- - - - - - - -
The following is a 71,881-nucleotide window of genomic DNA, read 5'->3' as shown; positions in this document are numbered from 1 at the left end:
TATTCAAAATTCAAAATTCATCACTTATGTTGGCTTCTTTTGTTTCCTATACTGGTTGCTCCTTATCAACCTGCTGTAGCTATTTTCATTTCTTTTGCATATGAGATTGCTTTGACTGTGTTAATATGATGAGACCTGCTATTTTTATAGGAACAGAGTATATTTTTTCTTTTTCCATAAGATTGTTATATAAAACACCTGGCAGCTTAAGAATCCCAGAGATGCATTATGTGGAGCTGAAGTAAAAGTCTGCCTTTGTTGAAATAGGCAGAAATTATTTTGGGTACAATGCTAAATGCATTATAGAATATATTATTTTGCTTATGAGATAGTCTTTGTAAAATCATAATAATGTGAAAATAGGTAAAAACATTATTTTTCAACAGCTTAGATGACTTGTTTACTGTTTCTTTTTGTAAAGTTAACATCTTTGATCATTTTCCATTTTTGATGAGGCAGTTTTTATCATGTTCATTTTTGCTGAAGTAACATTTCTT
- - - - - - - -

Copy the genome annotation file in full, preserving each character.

The following is a 71,881-nucleotide window of genomic DNA, read 5'->3' as shown; positions in this document are numbered from 1 at the left end:
TATTCAAAATTCAAAATTCATCACTTATGTTGGCTTCTTTTGTTTCCTATACTGGTTGCTCCTTATCAACCTGCTGTAGCTATTTTCATTTCTTTTGCATATGAGATTGCTTTGACTGTGTTAATATGATGAGACCTGCTATTTTTATAGGAACAGAGTATATTTTTTCTTTTTCCATAAGATTGTTATATAAAACACCTGGCAGCTTAAGAATCCCAGAGATGCATTATGTGGAGCTGAAGTAAAAGTCTGCCTTTGTTGAAATAGGCAGAAATTATTTTGGGTACAATGCTAAATGCATTATAGAATATATTATTTTGCTTATGAGATAGTCTTTGTAAAATCATAATAATGTGAAAATAGGTAAAAACATTATTTTTCAACAGCTTAGATGACTTGTTTACTGTTTCTTTTTGTAAAGTTAACATCTTTGATCATTTTCCATTTTTGATGAGGCAGTTTTTATCATGTTCATTTTTGCTGAAGTAACATTTCTT